The CBO is out with a new report projecting the effect of the Senate health care reform bill on premiums for individual below 65. The report is a mixed bag of some small negatives and some small positives. The general conclusion is reform would do basically nothing to reduce or increase premiums for most Americans.

In the small group market, which is defined in this analysis as consisting of employers with 50 or fewer workers, CBO and JCT estimate that the change in the average premium per person resulting from the legislation could range from an increase of 1 percent to a reduction of 2 percent in 2016 (relative to current law). In the large group market, which is defined here as consisting of employers with more than 50 workers, the legislation would yield an average premium per person that is zero to 3 percent lower in 2016 (relative to current law).

In 2016, for most of the roughly 160 million Americans with employer-provided health insurance, the Senate bill would not change things. The CBO predicts that it would not increase premiums for this group, but the bill would also do almost nothing to stop the rapid growth in premiums that has been taking place. This conclusion is a mixed bag for Democrats. It is “good news,” in that it shows reform is not something to be afraid of because it would not change things for most Americans. It is “bad news” because it undercuts one of the biggest arguments for reform: that reform would help bring down cost. Clearly this report shows the Senate bill falls far short of Obama’s campaign promise to “lower health care costs by $2,500 for a typical family.”

The bill would primarily affect the premiums of an average individual on the non-group market and those with the more expensive employer-provided insurance plans. The new insurance regulations would increase the quality of coverage and actuarial value of insurance sold in the non-group market. This increase in quality would increase premiums, but other parts of reform would reduce administrative cost. The net effect is:

CBO and JCT estimate that the average premium per person covered (including dependents) for new nongroup policies would be about 10 percent to 13 percent higher in 2016 than the average premium for nongroup coverage in that same year under current law.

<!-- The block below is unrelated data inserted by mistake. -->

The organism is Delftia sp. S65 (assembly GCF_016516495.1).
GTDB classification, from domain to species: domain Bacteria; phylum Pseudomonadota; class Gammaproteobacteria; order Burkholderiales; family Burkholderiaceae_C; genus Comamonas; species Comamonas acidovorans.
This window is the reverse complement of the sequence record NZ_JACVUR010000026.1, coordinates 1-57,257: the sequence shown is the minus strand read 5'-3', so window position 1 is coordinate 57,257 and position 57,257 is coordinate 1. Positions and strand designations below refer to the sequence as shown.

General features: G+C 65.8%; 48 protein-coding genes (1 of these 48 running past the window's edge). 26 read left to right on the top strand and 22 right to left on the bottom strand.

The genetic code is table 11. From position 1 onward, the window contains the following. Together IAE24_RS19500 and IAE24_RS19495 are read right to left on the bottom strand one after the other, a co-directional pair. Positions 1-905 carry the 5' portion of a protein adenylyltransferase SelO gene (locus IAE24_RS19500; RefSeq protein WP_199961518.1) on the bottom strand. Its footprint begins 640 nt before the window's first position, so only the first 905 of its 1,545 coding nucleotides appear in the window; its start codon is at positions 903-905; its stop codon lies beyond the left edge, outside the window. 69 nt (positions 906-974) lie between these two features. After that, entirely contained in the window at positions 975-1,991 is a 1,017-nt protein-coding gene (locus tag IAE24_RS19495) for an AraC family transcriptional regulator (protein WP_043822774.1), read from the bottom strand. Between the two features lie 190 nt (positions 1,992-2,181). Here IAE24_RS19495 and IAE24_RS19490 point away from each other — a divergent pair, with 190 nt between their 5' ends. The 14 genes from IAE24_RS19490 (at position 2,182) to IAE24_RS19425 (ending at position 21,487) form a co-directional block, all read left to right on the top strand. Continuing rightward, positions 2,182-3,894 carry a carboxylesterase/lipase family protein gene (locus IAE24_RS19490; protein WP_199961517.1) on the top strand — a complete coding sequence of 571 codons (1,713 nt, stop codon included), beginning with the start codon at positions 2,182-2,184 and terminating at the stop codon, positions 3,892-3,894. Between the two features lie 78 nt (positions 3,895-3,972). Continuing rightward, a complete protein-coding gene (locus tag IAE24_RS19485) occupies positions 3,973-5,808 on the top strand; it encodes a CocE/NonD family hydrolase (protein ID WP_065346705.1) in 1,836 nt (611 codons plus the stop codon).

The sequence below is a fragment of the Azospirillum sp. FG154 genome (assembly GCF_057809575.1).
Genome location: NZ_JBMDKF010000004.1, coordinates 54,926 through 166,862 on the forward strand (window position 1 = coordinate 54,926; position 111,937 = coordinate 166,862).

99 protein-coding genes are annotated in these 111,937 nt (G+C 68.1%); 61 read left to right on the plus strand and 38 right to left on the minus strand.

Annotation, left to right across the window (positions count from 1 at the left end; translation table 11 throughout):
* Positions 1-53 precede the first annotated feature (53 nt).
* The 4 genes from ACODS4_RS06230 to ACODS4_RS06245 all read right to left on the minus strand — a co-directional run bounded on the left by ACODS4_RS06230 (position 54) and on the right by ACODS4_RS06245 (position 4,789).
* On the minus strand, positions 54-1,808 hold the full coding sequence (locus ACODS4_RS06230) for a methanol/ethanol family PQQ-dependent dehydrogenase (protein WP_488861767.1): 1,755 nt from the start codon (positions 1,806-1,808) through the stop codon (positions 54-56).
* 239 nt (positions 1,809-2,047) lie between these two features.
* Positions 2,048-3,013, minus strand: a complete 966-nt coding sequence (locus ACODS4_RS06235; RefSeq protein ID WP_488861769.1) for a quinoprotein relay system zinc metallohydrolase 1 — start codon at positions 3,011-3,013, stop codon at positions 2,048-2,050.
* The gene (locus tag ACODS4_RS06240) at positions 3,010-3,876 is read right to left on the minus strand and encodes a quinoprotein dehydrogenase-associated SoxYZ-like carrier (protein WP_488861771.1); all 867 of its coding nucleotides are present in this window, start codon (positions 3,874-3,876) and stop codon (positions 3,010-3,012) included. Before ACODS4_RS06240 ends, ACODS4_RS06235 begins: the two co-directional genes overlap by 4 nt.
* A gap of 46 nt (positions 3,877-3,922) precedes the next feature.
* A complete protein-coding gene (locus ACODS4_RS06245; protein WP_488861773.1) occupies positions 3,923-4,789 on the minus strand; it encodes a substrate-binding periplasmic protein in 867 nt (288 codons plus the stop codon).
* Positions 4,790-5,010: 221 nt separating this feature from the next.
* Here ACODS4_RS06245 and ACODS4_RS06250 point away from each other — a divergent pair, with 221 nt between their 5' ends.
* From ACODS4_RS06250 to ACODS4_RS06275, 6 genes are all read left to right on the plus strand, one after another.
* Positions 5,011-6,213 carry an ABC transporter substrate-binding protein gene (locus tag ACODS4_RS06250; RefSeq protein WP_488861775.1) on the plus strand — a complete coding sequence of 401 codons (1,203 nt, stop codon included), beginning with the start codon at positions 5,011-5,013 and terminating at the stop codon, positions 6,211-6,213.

The majority of nongroup enrollees (about 57 percent) would receive subsidies via the new insurance exchanges, and those subsidies, on average, would cover nearly two-thirds of the total premium, CBO and JCT estimate. Thus, the amount that subsidized enrollees would pay for nongroup coverage would be roughly 56 percent to 59 percent lower, on average, than the nongroup premiums charged under current law. Among nongroup enrollees who would not receive new subsidies, average premiums would increase by somewhat less than the 10 percent to 13 percent difference for the nongroup market as a whole because some factors discussed below would have different effects for those enrollees than for those receiving subsidies.

Most people in the non-group market would be getting subsidies to help afford insurance, so the amount in premiums they personally pay would be much lower. For the roughly 18 million people with income below 400% FPL, the personal cost of premiums would be greatly reduced. Those in the non-group market with income above 400% FPL would end up paying slightly more for insurance (although for insurance of a better quality than they would have gotten before).

In 2016, the new excise tax on high-end insurance would affect roughly 19 percent (30 million) of Americans who get health insurance from their employer. (Even more policies would be effected in the following years because the excise tax is not indexed to medical inflation.) These roughly 30 million Americans would likely see a small reduction in the quality of their curent health insurance.

CBO and JCT expect that the majority of the affected workers would enroll in one of those plans with lower premiums. Plans could achieve lower premiums through some combination of greater cost sharing (which would lower premiums directly and also lower them indirectly by leading to less use of medical services), more stringent benefit management, or coverage of fewer services.

This CBO report does not paint a great picture for Democrats. On the plus side, reform is unlikely on average to speed up the increase in premiums for most people, but this is small conciliation. One of the points of reform was to bring down costs; not keep them on their same extremely fast-growing trajectory. It shows the bill is decent at coverage expansion, but incredibly weak on real cost controlling reform. (If you want to see 13 real cost controlling ideas read here.)  Keep in mind that our health care costs are nearly twice as high as any other indutrilized nation. When you make sweetheart deals with all the concerned health industries, promising not to hurt their profit margins, this outcome should not be a surprise.

Jon Walker

Jon Walker

Jonathan Walker grew up in New Jersey. He graduated from Wesleyan University in 2006. He is an expert on politics, health care and drug policy. He is also the author of After Legalization and Cobalt Slave, and a Futurist writer at http://pendinghorizon.com

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